K =gain-p.s.i./cc. freeness This new freeness set point signal is supplied to a summing junction 160 at a frequency determined by a computer operated timing switch 162. This frequency can be once per reel or oftener, if preferred.

Because, as mentioned, the basis weight alters the mullen, there is a connection made between the basis weight controller 60 and the mullen controller 56. This connection includes a compute freeness set point correction section 164, which converts any change made in the basis weight set point entered at the manual entry-total basis weight set point section 92 to a corresponding change to be made in the new freeness set point. This freeness set point change is added as a correction at the summing junction 160 and is determined by the equation:

where dry basis wt.

01 =process gain, freeness K =gainp.s.i./cc. freeness M (k) is defined as the change in freeness set point It is next necessary to determine the actual freeness, of the paper stock. This measurement is made by a freeness measuring gauge 166 shown in FIG. 1 and positioned between the pump 26 and the machine headbox 20. The freeness measuring gauge 166 can be of any suitable type, such as the well-known Bailey Analyzer or meter. Continuous freeness measurements are made by the gauge 166 and corresponding signals are developed and then read by the computer 48 at a frequency determined by a computer operated timing switch 170. These freeness measurements are averaged and their limits checked in a digital filter and limit check section 172 after which they are compared at a summing junction 174 with the corrected new freeness set point signal so as to develop a freeness error signal representing the difference between the actual freeness measured by the freeness measuring gauge 166 and the corrected new freeness set point or the change required in the actual freeness to correct for the mullen error signal.

It should be kept in mind that freeness is determined by the extent of refining done by the refiners 16; for example, if the refining of the paper stock is increased, shorter fibers will be generated. Since there is less drainage through these shorter fibers, the freeness becomes less. The control of the extent of this refining is the function of the refiner energy determining network 140. This control is accomplished by measuring the energy input to the paper stock by the refiners 16. Consequently, the freeness error signal has to be converted to an energy set point change, which is then added to the previous energy set point so as to provide a new energy set point. This new energy set point must be met to correct for the freeness error and in turn the mullen error. This is done in a compute new energy set point change section 176. In this computer section 176 the following equation is solved:

and

N is defined as (TH-max (m))/T to the lowest integer D is defined as 1-e'* for i=1, N +1 DEF is defined as W (1 e-7 FT M =change in AT/G set point E (K =error (freeness) AF=PIOCSS pole (freeness) (see below) 7\ =loop staleness cOeflicient-freeness T =sampling interval freeness K =gain (cc. freeness)/(AT/C) r =delay time refiner i =present delay time (freeness) (see below) A and 1;- are further affected by the level of stock in the machine chest 18 which lies between the refiners 16 and the freeness measuring gauge 166. Therefore A and 1;- must be defined as follows:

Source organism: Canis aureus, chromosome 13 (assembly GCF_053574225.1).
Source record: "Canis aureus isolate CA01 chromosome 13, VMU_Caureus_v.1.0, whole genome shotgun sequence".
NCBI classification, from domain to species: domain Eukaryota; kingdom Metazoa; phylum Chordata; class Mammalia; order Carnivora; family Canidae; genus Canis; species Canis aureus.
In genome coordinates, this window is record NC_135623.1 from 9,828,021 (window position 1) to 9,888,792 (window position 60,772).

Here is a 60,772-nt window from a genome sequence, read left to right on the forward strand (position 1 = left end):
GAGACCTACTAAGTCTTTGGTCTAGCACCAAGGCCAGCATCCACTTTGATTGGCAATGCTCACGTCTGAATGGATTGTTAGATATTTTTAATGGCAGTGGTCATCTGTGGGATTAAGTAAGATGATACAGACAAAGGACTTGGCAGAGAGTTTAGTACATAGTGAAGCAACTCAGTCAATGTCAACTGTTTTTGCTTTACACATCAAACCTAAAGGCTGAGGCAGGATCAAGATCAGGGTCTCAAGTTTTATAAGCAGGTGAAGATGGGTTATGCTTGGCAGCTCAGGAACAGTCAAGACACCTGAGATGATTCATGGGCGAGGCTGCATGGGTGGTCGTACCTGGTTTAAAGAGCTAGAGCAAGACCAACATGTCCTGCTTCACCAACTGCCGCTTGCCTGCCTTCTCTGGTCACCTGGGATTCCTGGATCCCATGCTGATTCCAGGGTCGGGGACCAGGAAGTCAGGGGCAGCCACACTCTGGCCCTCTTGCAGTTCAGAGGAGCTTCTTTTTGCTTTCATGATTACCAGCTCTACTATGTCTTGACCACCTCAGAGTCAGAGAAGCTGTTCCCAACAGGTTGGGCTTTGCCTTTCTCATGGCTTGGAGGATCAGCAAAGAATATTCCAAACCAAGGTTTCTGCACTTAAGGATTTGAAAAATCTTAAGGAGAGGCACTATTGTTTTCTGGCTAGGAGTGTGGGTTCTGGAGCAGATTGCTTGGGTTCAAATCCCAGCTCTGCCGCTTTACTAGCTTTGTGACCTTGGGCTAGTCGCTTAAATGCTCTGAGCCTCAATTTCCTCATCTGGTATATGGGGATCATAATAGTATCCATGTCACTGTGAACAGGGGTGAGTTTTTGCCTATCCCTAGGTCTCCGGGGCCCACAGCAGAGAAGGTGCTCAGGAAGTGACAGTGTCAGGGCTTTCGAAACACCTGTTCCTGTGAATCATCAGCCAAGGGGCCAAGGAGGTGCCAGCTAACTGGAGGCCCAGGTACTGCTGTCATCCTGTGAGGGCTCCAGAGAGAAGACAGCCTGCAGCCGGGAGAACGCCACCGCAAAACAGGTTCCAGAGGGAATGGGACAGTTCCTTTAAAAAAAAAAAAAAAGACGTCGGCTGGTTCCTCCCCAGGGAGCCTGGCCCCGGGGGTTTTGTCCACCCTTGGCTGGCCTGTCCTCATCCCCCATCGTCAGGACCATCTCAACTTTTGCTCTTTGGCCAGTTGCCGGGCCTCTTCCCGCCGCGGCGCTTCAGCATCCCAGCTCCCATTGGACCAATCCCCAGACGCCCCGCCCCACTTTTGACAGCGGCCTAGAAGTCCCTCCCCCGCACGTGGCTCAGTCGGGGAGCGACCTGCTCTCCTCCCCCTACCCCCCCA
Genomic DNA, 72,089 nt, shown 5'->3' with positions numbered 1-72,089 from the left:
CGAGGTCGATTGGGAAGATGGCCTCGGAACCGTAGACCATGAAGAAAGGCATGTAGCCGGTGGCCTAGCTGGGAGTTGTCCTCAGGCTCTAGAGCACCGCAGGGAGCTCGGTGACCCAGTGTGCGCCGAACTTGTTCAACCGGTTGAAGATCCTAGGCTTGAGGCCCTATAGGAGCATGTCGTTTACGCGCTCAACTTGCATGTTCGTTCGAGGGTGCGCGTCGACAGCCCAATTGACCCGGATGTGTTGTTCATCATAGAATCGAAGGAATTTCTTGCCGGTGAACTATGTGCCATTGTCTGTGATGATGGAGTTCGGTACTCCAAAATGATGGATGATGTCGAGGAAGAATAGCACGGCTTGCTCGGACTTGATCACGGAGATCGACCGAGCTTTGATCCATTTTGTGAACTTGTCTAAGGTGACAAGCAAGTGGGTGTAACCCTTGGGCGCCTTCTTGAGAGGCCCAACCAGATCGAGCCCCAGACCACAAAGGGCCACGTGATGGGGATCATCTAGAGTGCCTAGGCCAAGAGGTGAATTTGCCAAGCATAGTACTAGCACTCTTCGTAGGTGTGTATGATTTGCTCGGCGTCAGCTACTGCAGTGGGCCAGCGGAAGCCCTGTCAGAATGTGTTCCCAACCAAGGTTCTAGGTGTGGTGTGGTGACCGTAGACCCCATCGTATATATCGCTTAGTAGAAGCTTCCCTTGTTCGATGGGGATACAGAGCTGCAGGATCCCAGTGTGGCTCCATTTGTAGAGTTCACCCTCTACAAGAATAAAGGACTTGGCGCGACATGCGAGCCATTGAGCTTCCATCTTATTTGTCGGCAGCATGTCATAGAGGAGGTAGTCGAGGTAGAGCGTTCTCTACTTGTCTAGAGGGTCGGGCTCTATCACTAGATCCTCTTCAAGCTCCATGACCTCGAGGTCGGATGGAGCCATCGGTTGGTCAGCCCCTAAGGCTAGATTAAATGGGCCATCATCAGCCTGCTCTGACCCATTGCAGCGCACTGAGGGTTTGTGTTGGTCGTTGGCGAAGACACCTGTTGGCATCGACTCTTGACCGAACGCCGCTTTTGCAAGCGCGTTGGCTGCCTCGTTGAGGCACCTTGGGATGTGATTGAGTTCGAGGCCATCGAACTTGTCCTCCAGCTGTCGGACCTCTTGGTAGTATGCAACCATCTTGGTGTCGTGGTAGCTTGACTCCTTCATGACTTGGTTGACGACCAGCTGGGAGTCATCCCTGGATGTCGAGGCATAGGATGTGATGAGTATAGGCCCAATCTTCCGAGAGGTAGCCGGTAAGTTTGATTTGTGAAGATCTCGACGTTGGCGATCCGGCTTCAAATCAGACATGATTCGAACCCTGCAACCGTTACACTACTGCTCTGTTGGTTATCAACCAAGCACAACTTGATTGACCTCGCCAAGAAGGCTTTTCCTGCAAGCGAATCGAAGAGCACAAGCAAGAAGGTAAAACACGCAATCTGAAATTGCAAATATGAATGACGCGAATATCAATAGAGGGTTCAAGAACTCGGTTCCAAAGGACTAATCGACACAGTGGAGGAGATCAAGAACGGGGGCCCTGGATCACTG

' Frh Ar=Ar m 1' Q 1 E2 F TF Fr where A =initial process pole, radians/sec. A =present process pole, radians/sec. F =initia1 freeness, cc.

=present freeness, cc. h =initial chest level h=present chest level =initial delay time, secs. r =preseut delay time This equation provides the energy in terms of the pro portion between the temperature change across the refiners and the consistency of the paper stock; i.e., AT/ C.

Because of the separation of the refiners 16 and the freeness measuring gauge 166, there will be a time delay from the time an adjustment is made in the refining action of the refiners 16 and when finally sensed by the gauge 166. This delay is considered in the computation made by the computer section 1 76 and is determined by checking the level of the paper stock in the machine stock chest 18 with a level gauge 178 (FIG. 1) of any suitable kind. The output from the level gauge 178 is read at a frequency determined by a computer operated timing switch 182. These readings are averaged per the number of readings taken and their limits checked in a digital filter and limit check section 184. Also, the flow through each of the refiners 16 is measured and the total flow computed. This is done in FIG. 1 by suitable flow meters 186, which can be of the magnetic type made by Honeywell. These flow meters 186 produce outputs representing stock flow to the refiners 16 and are read by the computer 48 at a frequency established by the computer operated timing switches 190. The total flow determined by the flow meters 186 is computed at a compute total flow section 192 where total flow is determined by the equation:

where F =total refiner flowg.p.m. F =individual refiner flows-gpm. n=No. of refiners The resultant total flow signal developed by the computer section 192 is then averaged in accordance with the number of readings made and its limits checked in a digital filter and limit check section 194. The outputs from these digital filter and limit check sections 184 and 194 are fed to an input of the compute new energy set point section 176, so as to provide the time delay correction. The computer section 176 provides a corresponding signal at a frequency determined by a computer operated timing switch 196 to. two summing junctions 198 and 200. The number of these summing junctions will be equal to the number or refiners 16 used by the apparatus. As